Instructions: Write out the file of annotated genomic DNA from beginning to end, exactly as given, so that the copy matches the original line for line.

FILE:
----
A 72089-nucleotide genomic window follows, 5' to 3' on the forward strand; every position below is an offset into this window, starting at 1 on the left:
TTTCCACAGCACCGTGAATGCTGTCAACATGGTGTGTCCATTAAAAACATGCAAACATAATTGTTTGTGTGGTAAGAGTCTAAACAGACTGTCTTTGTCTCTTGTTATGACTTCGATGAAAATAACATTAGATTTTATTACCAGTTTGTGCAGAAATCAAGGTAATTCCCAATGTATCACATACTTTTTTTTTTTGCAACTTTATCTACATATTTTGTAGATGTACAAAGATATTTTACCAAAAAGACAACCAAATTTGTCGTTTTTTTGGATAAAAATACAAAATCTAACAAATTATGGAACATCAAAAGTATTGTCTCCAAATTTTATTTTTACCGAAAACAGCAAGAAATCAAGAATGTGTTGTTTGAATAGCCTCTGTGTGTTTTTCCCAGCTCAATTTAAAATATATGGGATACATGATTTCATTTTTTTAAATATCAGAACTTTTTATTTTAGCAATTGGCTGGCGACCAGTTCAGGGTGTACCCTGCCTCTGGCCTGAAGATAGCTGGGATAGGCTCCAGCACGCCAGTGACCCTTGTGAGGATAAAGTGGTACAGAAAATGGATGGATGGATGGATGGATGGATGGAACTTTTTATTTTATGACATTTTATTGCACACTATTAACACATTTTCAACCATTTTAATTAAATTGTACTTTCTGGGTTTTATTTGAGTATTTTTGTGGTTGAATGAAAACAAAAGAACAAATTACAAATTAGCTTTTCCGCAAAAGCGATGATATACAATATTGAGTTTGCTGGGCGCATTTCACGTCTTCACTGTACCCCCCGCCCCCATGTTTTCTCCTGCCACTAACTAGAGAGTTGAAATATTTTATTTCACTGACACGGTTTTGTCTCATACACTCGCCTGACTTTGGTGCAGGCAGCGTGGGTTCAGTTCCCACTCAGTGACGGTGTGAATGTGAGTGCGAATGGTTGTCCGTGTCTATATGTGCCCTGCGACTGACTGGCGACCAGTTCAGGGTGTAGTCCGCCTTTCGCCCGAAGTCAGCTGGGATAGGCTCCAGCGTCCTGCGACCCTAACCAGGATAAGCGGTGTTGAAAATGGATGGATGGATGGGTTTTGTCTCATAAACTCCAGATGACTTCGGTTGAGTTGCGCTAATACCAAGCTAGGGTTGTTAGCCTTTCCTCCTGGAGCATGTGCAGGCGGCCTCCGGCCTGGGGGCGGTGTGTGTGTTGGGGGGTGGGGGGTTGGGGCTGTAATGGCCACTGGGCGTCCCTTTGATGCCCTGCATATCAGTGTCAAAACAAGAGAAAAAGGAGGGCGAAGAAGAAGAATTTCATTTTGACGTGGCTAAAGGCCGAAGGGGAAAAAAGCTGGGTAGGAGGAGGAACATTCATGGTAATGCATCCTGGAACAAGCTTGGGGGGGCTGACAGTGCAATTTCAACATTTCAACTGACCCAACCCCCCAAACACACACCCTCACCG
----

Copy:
A 72089-nucleotide genomic window follows, 5' to 3' on the forward strand; every position below is an offset into this window, starting at 1 on the left:
TTTCCACAGCACCGTGAATGCTGTCAACATGGTGTGTCCATTAAAAACATGCAAACATAATTGTTTGTGTGGTAAGAGTCTAAACAGACTGTCTTTGTCTCTTGTTATGACTTCGATGAAAATAACATTAGATTTTATTACCAGTTTGTGCAGAAATCAAGGTAATTCCCAATGTATCACATACTTTTTTTTTTTGCAACTTTATCTACATATTTTGTAGATGTACAAAGATATTTTACCAAAAAGACAACCAAATTTGTCGTTTTTTTGGATAAAAATACAAAATCTAACAAATTATGGAACATCAAAAGTATTGTCTCCAAATTTTATTTTTACCGAAAACAGCAAGAAATCAAGAATGTGTTGTTTGAATAGCCTCTGTGTGTTTTTCCCAGCTCAATTTAAAATATATGGGATACATGATTTCATTTTTTTAAATATCAGAACTTTTTATTTTAGCAATTGGCTGGCGACCAGTTCAGGGTGTACCCTGCCTCTGGCCTGAAGATAGCTGGGATAGGCTCCAGCACGCCAGTGACCCTTGTGAGGATAAAGTGGTACAGAAAATGGATGGATGGATGGATGGATGGATGGAACTTTTTATTTTATGACATTTTATTGCACACTATTAACACATTTTCAACCATTTTAATTAAATTGTACTTTCTGGGTTTTATTTGAGTATTTTTGTGGTTGAATGAAAACAAAAGAACAAATTACAAATTAGCTTTTCCGCAAAAGCGATGATATACAATATTGAGTTTGCTGGGCGCATTTCACGTCTTCACTGTACCCCCCGCCCCCATGTTTTCTCCTGCCACTAACTAGAGAGTTGAAATATTTTATTTCACTGACACGGTTTTGTCTCATACACTCGCCTGACTTTGGTGCAGGCAGCGTGGGTTCAGTTCCCACTCAGTGACGGTGTGAATGTGAGTGCGAATGGTTGTCCGTGTCTATATGTGCCCTGCGACTGACTGGCGACCAGTTCAGGGTGTAGTCCGCCTTTCGCCCGAAGTCAGCTGGGATAGGCTCCAGCGTCCTGCGACCCTAACCAGGATAAGCGGTGTTGAAAATGGATGGATGGATGGGTTTTGTCTCATAAACTCCAGATGACTTCGGTTGAGTTGCGCTAATACCAAGCTAGGGTTGTTAGCCTTTCCTCCTGGAGCATGTGCAGGCGGCCTCCGGCCTGGGGGCGGTGTGTGTGTTGGGGGGTGGGGGGTTGGGGCTGTAATGGCCACTGGGCGTCCCTTTGATGCCCTGCATATCAGTGTCAAAACAAGAGAAAAAGGAGGGCGAAGAAGAAGAATTTCATTTTGACGTGGCTAAAGGCCGAAGGGGAAAAAAGCTGGGTAGGAGGAGGAACATTCATGGTAATGCATCCTGGAACAAGCTTGGGGGGGCTGACAGTGCAATTTCAACATTTCAACTGACCCAACCCCCCAAACACACACCCTCACCG